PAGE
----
Linden Labs has recently announced that server software for Second Life will be completely open source, meaning the most popular virtual reality environment is now entirety open and free. I believe this means two distinct, but completely dependent things. There will be one obvious standard for virtual reality online - a standard similar to those used for HTML and E-mail - a way of doing things not linked commercially to one particular company. I believe that when this is the case no commercial standard could compete, nor would want to. I also believe having only one choice would result in less confusion, and far more cohesion, in the whole market.

I am fairly certain this cohesion will soon make virtual reality environments far more popular as a concept. I am also quite certain now that this will enable Linden Labs, as the creators of this standard, to dominate the entire virtual reality market.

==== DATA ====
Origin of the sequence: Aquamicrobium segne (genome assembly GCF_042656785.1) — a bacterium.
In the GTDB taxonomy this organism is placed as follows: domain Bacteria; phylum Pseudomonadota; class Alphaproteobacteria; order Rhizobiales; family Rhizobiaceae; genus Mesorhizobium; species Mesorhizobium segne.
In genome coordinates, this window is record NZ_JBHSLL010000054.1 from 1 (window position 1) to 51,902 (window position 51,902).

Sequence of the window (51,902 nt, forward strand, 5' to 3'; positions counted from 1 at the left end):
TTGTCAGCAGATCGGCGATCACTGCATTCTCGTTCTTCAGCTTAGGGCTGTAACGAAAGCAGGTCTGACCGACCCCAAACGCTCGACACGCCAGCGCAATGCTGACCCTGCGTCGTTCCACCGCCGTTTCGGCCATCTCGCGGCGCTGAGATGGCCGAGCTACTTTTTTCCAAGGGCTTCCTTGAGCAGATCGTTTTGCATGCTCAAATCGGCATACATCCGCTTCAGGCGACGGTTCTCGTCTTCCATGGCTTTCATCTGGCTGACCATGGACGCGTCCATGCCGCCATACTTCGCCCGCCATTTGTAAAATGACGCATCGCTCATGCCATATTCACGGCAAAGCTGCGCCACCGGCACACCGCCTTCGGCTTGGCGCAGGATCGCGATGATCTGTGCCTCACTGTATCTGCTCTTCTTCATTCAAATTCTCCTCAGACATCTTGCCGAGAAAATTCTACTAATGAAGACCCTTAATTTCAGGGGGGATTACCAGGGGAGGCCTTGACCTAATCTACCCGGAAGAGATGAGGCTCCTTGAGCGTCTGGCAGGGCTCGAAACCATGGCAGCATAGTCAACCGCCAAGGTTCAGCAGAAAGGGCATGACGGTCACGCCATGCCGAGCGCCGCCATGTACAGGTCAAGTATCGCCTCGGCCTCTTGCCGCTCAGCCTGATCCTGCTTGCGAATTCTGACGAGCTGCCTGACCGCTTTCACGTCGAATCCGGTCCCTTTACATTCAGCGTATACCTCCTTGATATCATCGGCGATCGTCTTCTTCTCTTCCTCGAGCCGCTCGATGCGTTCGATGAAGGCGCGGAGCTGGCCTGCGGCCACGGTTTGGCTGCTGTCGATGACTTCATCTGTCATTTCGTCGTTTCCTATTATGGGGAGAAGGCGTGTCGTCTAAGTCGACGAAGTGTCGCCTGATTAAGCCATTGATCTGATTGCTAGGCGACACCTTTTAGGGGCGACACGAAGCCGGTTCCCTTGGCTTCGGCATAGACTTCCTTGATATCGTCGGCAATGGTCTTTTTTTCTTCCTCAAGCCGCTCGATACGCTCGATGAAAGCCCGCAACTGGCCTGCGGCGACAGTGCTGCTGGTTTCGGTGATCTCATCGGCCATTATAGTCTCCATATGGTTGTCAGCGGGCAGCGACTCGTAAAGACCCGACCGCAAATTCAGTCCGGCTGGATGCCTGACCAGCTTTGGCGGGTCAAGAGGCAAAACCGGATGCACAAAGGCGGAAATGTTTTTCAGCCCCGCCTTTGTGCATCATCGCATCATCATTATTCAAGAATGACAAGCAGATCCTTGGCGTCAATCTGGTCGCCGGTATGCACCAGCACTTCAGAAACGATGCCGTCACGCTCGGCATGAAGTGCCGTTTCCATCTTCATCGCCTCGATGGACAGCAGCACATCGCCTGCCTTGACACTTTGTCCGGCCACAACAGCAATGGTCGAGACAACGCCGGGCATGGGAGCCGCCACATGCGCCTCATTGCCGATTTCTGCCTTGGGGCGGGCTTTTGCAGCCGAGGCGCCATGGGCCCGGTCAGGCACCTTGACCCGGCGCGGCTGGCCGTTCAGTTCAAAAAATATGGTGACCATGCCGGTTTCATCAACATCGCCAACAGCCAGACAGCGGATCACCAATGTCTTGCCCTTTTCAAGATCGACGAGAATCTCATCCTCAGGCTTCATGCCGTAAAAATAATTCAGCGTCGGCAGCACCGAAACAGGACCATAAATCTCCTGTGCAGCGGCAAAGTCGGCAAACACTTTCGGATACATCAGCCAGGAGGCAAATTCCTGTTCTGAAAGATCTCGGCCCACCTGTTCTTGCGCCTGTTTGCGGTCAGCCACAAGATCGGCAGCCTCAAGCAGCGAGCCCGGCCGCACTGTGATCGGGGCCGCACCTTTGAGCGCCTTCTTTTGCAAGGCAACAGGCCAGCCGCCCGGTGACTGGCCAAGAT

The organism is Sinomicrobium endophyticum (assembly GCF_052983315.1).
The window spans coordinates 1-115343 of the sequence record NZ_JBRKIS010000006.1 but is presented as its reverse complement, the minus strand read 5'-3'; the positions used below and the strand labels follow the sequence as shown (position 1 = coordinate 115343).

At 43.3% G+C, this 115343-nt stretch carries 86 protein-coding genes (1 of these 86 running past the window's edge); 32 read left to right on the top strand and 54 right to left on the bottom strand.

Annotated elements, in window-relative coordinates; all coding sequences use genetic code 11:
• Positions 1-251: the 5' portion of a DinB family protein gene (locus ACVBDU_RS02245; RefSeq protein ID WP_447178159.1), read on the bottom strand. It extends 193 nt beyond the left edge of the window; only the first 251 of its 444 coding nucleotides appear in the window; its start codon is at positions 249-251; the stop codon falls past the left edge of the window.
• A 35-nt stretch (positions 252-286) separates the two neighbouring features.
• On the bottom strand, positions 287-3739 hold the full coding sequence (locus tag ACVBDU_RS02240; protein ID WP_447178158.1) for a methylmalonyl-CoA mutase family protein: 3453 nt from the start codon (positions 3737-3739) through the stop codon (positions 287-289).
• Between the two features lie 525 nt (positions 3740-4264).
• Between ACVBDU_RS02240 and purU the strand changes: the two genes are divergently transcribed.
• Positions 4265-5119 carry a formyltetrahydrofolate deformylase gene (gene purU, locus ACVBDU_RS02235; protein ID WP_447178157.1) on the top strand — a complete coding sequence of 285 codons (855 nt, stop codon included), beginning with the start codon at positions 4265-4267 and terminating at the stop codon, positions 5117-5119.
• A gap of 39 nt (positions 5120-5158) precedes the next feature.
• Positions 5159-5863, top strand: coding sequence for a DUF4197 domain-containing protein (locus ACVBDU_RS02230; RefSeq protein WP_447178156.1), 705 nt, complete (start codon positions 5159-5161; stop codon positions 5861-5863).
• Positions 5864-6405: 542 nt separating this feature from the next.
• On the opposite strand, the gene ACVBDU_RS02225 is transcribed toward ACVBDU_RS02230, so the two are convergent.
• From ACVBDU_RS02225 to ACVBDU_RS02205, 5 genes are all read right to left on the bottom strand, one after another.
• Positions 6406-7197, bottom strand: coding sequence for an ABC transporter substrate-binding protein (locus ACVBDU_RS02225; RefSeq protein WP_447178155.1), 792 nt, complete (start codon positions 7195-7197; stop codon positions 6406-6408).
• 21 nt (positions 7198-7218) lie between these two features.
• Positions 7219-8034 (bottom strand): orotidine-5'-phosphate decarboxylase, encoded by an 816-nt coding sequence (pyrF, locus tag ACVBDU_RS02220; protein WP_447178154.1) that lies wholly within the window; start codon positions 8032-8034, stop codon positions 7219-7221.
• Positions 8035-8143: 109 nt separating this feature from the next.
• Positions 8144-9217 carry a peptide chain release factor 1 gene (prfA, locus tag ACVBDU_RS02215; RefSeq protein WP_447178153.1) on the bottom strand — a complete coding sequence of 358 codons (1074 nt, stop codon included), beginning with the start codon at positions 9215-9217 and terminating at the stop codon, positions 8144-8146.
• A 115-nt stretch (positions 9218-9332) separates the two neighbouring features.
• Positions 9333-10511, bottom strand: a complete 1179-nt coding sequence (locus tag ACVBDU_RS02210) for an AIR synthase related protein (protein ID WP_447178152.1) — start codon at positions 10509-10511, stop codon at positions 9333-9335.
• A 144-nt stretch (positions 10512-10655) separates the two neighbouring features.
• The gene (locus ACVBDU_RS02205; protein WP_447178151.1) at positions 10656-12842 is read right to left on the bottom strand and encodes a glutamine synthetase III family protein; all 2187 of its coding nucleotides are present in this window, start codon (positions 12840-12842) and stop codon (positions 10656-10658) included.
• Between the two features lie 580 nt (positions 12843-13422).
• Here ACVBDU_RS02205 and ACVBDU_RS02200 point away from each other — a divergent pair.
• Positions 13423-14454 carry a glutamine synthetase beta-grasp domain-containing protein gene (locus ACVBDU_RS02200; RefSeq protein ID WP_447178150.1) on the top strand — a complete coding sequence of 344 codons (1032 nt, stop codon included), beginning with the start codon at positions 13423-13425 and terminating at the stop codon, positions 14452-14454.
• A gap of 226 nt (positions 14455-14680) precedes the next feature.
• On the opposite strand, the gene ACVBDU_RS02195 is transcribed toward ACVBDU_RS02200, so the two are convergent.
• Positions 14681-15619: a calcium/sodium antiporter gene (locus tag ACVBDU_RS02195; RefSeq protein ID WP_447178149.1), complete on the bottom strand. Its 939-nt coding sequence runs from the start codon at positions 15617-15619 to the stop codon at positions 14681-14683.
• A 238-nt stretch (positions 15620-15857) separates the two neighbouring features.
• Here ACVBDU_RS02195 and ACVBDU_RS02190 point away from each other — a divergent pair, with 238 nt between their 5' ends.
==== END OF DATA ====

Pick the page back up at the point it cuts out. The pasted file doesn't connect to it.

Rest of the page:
20 April 2007 @ 08:24 pm
I listen to quite a few audio and video podcasts, this one that has had by far the greatest impact on me. I would recommend it to anyone who has any interest in UK politics.

(Forgive them the appalling website)

(To paste directly into iTunes/Podcast reciever)

(The latest direct when I posted this entry - Jon Snow is better to be honest)
27 December 2006 @ 01:39 am
When Windows users talk about Windows, they tend to bitch and moan about it.
When Linux users talk about Linux, they actually tend to bitch and moan about MS.
When Mac users talk about OS X, they tend to talk about how wonderful it is.
More Evangelism and GeekeryCollapse )